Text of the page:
The term “student intern” often conjures the imagery of a monotonous desk job in which checking email, answering the phone, and talking to customers is the expectation. If this isn’t their dream job, students need not fret! Being a student intern can also mean painting theater sets, tending to crops, and getting their hands dirty, if that’s what they're looking for. Below is a list of five fascinating MSU internships that go beyond desk duty.
1. Student Farm Worker for the Student Organic Farm
Conor Crenell, a Biosystems Engineering senior, and Emma Roussey, a Nutritional Science sophomore, work as Student Farm Workers at the Student Organic Farm (SOF), which covers more than 15 acres of land and is located at the Horticultural Teaching and Research Complex.
Conor also works as an Engineering intern for the farm and currently helps manage the solar irrigation pump that the farm uses. Life on the farm is far from monotonous, though, and each day brings a different set of tasks than the last. Starting bright and early, the farm crew meets to go over daily chores, one of which is consistent: feeding the farm cat.
One day the crew might transplant seedlings and weed garden beds, and the next they’ll be harvesting produce, washing vegetables, and packaging produce for the Community Supported Agriculture (CSA) shares, a program that provides community access to fresh, local produce.
“My favorite part of the job is getting to work with the Earth and under the sun every day! It's so refreshing and grounding being out in nature seeing the fruits of your labor continuously pay off,” Conor said.
Although Conor and Emma have different majors and career paths, the SOF provides a common ground for their shared passion for the environment to flourish.
“My favorite part about this job is the feeling I get after a hard day’s work is over,” Emma said. “My career goal is to own my own organic farm in order to bring fresh, healthy produce to those in my community. I also want to be involved in research towards ending world famine. By getting hands-on experience at an organic farm, I have learned a lot about food production and the large impact small farming operations have. I look forward to learning more at this job and continuing my education to create a more sustainable agricultural community in the future.”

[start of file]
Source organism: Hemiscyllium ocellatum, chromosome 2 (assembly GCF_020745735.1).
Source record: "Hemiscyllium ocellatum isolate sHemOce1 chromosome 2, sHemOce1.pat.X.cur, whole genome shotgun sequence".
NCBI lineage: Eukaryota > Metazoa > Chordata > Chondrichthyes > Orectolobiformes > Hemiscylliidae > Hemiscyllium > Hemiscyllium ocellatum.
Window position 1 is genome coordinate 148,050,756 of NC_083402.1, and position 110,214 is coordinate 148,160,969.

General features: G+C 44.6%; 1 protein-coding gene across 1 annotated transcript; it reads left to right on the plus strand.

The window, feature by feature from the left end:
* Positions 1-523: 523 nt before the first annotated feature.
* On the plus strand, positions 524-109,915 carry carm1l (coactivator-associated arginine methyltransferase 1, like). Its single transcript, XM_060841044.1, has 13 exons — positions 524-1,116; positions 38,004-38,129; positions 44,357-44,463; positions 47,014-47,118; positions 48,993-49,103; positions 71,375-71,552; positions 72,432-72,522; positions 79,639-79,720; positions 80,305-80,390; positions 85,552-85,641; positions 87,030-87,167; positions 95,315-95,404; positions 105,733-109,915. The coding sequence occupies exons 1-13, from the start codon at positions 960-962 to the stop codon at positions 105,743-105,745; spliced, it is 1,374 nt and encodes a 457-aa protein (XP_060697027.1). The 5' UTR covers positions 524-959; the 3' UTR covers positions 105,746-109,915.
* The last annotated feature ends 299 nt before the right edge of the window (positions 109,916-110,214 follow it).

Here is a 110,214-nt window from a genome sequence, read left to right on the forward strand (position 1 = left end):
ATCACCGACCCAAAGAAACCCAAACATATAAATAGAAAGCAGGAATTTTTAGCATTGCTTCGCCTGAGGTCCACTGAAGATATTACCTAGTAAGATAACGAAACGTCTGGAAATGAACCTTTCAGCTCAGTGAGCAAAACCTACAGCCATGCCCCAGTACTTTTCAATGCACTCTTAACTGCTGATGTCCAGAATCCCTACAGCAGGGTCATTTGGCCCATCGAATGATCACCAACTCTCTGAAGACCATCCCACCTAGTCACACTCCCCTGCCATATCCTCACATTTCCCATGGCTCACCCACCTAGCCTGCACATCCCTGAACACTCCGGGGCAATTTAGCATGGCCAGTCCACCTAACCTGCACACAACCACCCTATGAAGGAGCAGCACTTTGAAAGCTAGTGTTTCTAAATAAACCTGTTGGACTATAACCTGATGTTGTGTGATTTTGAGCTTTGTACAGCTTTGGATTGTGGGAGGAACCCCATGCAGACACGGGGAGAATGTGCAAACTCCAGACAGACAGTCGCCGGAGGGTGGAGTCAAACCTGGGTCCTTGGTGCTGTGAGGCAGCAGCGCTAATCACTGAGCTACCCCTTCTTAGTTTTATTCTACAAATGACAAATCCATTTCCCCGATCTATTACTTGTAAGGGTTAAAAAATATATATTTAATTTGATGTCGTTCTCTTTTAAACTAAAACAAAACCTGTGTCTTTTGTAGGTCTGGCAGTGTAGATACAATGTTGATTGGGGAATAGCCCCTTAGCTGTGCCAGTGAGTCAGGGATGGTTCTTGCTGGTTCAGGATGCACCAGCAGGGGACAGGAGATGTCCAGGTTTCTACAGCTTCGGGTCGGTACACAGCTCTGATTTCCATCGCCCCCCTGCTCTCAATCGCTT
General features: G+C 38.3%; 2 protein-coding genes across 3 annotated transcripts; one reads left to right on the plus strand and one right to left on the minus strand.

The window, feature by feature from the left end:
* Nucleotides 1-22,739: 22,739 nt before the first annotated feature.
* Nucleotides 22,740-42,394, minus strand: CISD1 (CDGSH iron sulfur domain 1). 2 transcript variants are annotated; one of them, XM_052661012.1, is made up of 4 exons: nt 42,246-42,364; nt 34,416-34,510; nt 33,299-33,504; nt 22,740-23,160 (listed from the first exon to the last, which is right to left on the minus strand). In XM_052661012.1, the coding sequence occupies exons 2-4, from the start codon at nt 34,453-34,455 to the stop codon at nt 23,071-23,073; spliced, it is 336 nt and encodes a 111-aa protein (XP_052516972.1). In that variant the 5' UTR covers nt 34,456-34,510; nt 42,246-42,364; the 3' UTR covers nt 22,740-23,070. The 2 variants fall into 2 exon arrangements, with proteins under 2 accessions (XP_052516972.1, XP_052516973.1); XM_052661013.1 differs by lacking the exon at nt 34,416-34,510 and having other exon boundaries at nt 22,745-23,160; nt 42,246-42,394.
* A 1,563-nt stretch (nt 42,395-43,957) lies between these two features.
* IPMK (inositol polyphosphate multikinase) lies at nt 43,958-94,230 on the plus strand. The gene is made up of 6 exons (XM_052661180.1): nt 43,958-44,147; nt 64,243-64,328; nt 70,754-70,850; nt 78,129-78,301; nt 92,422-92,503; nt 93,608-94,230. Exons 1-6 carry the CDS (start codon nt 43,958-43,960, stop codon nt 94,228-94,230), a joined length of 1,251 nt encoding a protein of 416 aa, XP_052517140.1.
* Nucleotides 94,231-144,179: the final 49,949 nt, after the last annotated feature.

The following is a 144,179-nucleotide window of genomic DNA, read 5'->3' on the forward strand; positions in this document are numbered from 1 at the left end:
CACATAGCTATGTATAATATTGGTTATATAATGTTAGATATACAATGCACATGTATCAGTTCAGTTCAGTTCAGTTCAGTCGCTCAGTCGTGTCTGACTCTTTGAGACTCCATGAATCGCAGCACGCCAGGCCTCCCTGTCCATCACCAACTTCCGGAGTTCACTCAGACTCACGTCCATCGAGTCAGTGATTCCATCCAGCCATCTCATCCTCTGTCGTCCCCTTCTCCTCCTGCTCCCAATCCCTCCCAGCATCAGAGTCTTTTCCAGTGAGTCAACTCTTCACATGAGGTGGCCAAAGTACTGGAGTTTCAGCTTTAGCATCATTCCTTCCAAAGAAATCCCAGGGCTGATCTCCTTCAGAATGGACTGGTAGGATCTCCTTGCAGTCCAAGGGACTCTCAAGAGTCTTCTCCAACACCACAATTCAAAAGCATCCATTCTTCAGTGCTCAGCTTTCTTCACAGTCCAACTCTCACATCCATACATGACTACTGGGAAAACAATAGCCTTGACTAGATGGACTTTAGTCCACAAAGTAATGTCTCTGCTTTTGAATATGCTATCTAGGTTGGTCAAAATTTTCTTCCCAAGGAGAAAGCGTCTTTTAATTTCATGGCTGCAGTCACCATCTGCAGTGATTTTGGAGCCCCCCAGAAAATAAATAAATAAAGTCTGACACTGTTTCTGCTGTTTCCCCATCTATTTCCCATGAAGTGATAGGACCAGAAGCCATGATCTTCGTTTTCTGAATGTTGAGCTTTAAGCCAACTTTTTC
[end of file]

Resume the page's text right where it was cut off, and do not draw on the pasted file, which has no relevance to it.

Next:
2. Gallery Guide and Operations Intern for the Broad Art Museum
Sydney Wharram, a fourth-year student double majoring in Studio Art and Psychology, works as a Gallery Guide and Operations intern for the Broad Art Museum. Sydney has been in her position since January 2020, and recently started her Operations internship in June 2021.
A typical day on the job starts with Sydney arriving before the museum opens to organize and replenish any displayed retail and log interactive information for certain exhibitions. Come opening time, Sydney and other gallery guides rotate between exhibitions and answer any questions about the art or general questions about the museum. Occasionally, Sydney will work at the Broad Art Lab, an extension of the Broad Museum focused on artist collaboration.
“One of the most important parts of my position is informing visitors what they can and cannot touch. You wouldn’t expect the number of times we have to remind guests not to touch the art,” Sydney said. “My favorite part about my job, though, is constantly talking about and learning about art and artists!”
3.Writer for The Cube
Claire Bahorski, a Humanities Pre-Law and Human Capital & Society senior, works for The Cube, an MSU-based publishing organization. As a multifaceted entity, The Cube supports a monthly magazine, a literary quarterly, several scholarly journals, filmmaking projects, book and monograph production, and web design.
As an intern for The Cube, Claire has accrued a wide variety of publishing experience. In addition to her current work for the Provost’s Office, she has written and produced content for other publications under The Cube, including The Current and agnès films. She has also worked on The Cube’s Grant and Proposal Writing committee.